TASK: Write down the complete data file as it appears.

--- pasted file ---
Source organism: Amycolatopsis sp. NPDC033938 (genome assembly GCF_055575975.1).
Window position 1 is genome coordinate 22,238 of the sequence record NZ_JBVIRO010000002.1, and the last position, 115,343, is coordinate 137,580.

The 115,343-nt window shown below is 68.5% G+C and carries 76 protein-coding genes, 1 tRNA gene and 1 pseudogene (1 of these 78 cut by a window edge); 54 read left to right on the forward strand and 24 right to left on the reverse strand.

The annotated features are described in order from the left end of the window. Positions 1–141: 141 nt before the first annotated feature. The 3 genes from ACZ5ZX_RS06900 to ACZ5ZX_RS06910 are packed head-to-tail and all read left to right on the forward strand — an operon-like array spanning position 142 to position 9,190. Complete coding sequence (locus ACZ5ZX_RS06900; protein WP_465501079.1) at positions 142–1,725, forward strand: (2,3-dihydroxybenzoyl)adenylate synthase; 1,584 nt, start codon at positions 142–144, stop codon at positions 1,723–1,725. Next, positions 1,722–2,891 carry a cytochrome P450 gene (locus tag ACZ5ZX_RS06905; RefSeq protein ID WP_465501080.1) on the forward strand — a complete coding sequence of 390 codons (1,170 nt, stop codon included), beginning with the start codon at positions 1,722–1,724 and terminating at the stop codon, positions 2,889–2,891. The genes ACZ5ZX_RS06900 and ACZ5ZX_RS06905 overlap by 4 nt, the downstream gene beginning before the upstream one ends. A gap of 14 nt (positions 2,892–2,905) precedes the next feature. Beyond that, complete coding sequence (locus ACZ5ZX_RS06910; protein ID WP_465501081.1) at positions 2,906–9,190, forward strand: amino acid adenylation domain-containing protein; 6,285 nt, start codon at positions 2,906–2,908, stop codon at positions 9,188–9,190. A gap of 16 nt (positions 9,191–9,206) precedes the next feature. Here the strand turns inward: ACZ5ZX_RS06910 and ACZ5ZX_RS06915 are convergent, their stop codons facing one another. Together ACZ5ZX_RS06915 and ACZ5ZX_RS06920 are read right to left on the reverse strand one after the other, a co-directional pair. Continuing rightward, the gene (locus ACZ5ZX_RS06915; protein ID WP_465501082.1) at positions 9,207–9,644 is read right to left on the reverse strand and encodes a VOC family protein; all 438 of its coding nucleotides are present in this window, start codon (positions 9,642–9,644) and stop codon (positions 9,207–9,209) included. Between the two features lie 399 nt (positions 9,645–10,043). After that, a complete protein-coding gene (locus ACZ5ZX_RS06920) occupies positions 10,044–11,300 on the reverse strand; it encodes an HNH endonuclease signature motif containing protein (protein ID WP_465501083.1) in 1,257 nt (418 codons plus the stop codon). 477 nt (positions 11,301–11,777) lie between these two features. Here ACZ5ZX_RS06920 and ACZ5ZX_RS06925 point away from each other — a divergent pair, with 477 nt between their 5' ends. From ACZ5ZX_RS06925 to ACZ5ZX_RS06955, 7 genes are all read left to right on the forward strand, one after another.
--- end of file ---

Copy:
Source organism: Amycolatopsis sp. NPDC033938 (genome assembly GCF_055575975.1).
Window position 1 is genome coordinate 22,238 of the sequence record NZ_JBVIRO010000002.1, and the last position, 115,343, is coordinate 137,580.

The 115,343-nt window shown below is 68.5% G+C and carries 76 protein-coding genes, 1 tRNA gene and 1 pseudogene (1 of these 78 cut by a window edge); 54 read left to right on the forward strand and 24 right to left on the reverse strand.

The annotated features are described in order from the left end of the window. Positions 1–141: 141 nt before the first annotated feature. The 3 genes from ACZ5ZX_RS06900 to ACZ5ZX_RS06910 are packed head-to-tail and all read left to right on the forward strand — an operon-like array spanning position 142 to position 9,190. Complete coding sequence (locus ACZ5ZX_RS06900; protein WP_465501079.1) at positions 142–1,725, forward strand: (2,3-dihydroxybenzoyl)adenylate synthase; 1,584 nt, start codon at positions 142–144, stop codon at positions 1,723–1,725. Next, positions 1,722–2,891 carry a cytochrome P450 gene (locus tag ACZ5ZX_RS06905; RefSeq protein ID WP_465501080.1) on the forward strand — a complete coding sequence of 390 codons (1,170 nt, stop codon included), beginning with the start codon at positions 1,722–1,724 and terminating at the stop codon, positions 2,889–2,891. The genes ACZ5ZX_RS06900 and ACZ5ZX_RS06905 overlap by 4 nt, the downstream gene beginning before the upstream one ends. A gap of 14 nt (positions 2,892–2,905) precedes the next feature. Beyond that, complete coding sequence (locus ACZ5ZX_RS06910; protein ID WP_465501081.1) at positions 2,906–9,190, forward strand: amino acid adenylation domain-containing protein; 6,285 nt, start codon at positions 2,906–2,908, stop codon at positions 9,188–9,190. A gap of 16 nt (positions 9,191–9,206) precedes the next feature. Here the strand turns inward: ACZ5ZX_RS06910 and ACZ5ZX_RS06915 are convergent, their stop codons facing one another. Together ACZ5ZX_RS06915 and ACZ5ZX_RS06920 are read right to left on the reverse strand one after the other, a co-directional pair. Continuing rightward, the gene (locus ACZ5ZX_RS06915; protein ID WP_465501082.1) at positions 9,207–9,644 is read right to left on the reverse strand and encodes a VOC family protein; all 438 of its coding nucleotides are present in this window, start codon (positions 9,642–9,644) and stop codon (positions 9,207–9,209) included. Between the two features lie 399 nt (positions 9,645–10,043). After that, a complete protein-coding gene (locus ACZ5ZX_RS06920) occupies positions 10,044–11,300 on the reverse strand; it encodes an HNH endonuclease signature motif containing protein (protein ID WP_465501083.1) in 1,257 nt (418 codons plus the stop codon). 477 nt (positions 11,301–11,777) lie between these two features. Here ACZ5ZX_RS06920 and ACZ5ZX_RS06925 point away from each other — a divergent pair, with 477 nt between their 5' ends. From ACZ5ZX_RS06925 to ACZ5ZX_RS06955, 7 genes are all read left to right on the forward strand, one after another.